To my horror, the session before us overran and I was watching the time earnestly. As Z’s form teacher was on maternity leave, it was just us and the Chinese teacher. She impressed me with her creative teaching style and how she appealed to the kids. 

She remembered what Z liked to do in school, the little knick knacks. Previously, she had messaged me about how Z was playing with erasers in class and she confiscated those. I liked teachers who went the extra mile in guiding the kids. 

Z was a sharp boy and could even spot her mistakes if she wrote wrong stuffs on the board. Funny though, because he was so careless in most things.

What I liked about this year’s report card was a segment on character grading and if the students were in line with the school values. Z aced that, so I hoped it meant he was a good and kind boy. 

Familiar places for holidays

This article, with its click-bait headline, sent people off in a frenzy of discussion. I thought this explained why Z and X always asked us to return to the same few places. 

By now, they had repeated visits to Tokyo, Paris, London, Seoul, Bali and Hokkaido. However, when we started on new places, it wasn’t like they could not adapt too. 

They had never explicitly expressed if they liked or disliked a holiday. However, in order for the adults to enjoy the trip, I tried my best to plan for a family-friendly holiday such that there was something for everyone. As best as possible, I planned ahead to minimize nasty surprises. For instance, I made sure I knew the train timings, the range of dining options and whatever I could book in advance, I did so.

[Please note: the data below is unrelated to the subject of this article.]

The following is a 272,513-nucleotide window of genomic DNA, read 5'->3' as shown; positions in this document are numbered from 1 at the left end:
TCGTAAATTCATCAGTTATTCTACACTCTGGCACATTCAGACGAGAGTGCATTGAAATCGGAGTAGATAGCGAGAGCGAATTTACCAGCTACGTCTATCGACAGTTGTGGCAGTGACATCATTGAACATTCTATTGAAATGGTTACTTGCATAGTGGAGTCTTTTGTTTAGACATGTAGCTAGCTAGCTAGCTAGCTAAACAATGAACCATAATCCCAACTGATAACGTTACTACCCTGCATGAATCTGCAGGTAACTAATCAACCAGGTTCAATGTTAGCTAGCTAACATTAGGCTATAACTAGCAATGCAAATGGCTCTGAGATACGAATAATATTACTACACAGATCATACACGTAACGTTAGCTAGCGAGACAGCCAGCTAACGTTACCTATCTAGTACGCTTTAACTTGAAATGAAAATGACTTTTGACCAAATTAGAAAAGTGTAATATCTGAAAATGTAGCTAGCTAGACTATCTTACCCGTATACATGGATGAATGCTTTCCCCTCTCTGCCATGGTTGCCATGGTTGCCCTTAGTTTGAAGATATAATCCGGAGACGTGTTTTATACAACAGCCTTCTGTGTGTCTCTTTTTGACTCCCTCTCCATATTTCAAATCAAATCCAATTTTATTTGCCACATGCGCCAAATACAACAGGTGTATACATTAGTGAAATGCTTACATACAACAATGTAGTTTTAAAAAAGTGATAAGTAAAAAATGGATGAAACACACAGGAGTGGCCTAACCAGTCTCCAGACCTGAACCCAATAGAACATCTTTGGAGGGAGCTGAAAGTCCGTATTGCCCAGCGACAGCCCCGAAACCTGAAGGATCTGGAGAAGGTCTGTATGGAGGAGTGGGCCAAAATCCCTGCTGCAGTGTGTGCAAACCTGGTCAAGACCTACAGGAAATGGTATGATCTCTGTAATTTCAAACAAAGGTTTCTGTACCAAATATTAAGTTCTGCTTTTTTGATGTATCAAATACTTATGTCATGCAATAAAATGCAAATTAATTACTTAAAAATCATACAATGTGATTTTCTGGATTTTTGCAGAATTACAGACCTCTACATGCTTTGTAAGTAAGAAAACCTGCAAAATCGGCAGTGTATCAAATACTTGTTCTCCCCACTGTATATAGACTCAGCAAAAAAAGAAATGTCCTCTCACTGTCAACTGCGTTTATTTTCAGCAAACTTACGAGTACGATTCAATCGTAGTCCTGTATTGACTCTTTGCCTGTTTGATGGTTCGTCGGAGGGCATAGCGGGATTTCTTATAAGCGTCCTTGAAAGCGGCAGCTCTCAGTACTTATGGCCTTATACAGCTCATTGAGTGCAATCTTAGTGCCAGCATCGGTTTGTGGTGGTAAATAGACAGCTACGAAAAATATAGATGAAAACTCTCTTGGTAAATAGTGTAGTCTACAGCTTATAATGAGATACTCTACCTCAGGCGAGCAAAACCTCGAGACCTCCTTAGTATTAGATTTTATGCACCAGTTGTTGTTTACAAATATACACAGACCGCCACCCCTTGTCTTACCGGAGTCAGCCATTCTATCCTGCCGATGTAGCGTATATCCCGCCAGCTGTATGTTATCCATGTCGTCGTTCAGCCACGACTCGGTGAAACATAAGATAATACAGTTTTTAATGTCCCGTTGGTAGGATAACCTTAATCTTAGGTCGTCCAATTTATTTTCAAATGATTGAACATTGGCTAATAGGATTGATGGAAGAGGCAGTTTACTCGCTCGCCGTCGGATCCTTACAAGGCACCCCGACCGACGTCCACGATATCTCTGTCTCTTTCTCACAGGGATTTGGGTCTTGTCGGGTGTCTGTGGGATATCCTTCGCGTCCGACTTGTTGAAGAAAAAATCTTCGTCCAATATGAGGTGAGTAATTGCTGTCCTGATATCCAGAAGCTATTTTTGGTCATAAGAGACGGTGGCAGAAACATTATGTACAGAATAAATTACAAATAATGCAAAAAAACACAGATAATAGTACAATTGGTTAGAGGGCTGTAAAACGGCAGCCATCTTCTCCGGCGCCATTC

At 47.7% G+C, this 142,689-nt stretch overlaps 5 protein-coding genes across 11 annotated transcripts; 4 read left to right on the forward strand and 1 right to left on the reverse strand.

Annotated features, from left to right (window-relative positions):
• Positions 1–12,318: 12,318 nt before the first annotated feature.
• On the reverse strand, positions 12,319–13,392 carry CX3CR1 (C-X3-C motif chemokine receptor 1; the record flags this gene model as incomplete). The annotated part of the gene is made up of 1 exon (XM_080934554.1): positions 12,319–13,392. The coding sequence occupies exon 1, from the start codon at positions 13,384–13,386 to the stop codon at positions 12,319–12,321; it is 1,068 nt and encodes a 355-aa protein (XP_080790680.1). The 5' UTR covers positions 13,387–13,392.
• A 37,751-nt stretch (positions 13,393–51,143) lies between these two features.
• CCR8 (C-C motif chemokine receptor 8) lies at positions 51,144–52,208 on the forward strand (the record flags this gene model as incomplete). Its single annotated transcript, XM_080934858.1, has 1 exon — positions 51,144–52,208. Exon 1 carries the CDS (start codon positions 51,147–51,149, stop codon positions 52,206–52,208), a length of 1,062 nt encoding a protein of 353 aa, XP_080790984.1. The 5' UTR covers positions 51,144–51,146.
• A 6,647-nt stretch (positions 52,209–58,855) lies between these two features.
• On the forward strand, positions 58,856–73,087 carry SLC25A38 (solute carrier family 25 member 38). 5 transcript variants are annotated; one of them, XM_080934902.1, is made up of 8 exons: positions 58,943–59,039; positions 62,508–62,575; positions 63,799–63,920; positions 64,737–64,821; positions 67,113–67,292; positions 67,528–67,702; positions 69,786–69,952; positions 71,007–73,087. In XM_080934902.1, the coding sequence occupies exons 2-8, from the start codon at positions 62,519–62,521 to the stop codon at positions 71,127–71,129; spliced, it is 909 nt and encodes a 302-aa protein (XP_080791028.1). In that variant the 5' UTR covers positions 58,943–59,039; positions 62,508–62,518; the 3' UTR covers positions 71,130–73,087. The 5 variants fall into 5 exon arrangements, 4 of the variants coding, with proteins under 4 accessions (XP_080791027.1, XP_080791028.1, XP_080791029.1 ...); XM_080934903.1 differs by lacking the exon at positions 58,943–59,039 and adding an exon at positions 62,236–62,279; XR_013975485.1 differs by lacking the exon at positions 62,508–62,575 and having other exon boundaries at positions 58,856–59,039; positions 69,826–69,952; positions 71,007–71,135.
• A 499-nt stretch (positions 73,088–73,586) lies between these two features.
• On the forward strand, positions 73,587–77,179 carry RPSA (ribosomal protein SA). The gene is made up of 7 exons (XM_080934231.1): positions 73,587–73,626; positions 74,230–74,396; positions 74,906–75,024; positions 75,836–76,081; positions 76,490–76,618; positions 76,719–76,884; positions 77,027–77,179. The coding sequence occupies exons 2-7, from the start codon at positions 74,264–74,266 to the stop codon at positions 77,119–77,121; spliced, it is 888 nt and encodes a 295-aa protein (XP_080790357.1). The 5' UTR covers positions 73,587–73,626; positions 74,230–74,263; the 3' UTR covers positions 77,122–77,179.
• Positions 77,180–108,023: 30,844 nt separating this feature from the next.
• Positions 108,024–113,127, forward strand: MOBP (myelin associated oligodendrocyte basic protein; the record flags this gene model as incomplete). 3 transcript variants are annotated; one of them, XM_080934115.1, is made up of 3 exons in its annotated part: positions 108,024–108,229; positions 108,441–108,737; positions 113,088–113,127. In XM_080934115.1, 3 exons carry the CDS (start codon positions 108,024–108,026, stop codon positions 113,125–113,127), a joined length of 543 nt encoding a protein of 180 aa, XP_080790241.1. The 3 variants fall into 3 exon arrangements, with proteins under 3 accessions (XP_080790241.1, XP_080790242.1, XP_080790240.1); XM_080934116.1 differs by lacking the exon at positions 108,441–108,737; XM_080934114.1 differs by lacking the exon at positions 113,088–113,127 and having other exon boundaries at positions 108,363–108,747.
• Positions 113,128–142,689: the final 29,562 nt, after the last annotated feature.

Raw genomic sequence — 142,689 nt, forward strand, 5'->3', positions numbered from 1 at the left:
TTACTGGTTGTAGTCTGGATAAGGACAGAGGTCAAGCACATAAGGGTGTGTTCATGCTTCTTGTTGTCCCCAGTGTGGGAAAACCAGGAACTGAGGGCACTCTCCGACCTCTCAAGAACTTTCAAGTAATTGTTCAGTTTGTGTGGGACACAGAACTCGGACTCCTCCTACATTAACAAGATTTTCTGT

Do more research, make the trip more pleasant. It’s not necessary to always stick to the same place for familiarity, unless for personal preferences. For recall’s sake, that was why I made photobooks which the family, including me and especially the kids, love. 

A holiday wasn’t just a holiday. It was part of our memory milestone. 

Last week of school

It was as though it was the start of school holidays. The boys were in a party mood. So were the parents who were counting down to sleeping in. 

I did not recall school being so fun in my days. 

I also did not recall having parents so heavily involved too. 

Are we around too much? Or do the kids love it? Sometimes, it seemed we did not give them a choice.

Plans for the holidays:

1. Mega zip

2. National gallery’s children biennale exhibition

3. Southern ridges

4. Cars 3 movie 

5. Army open house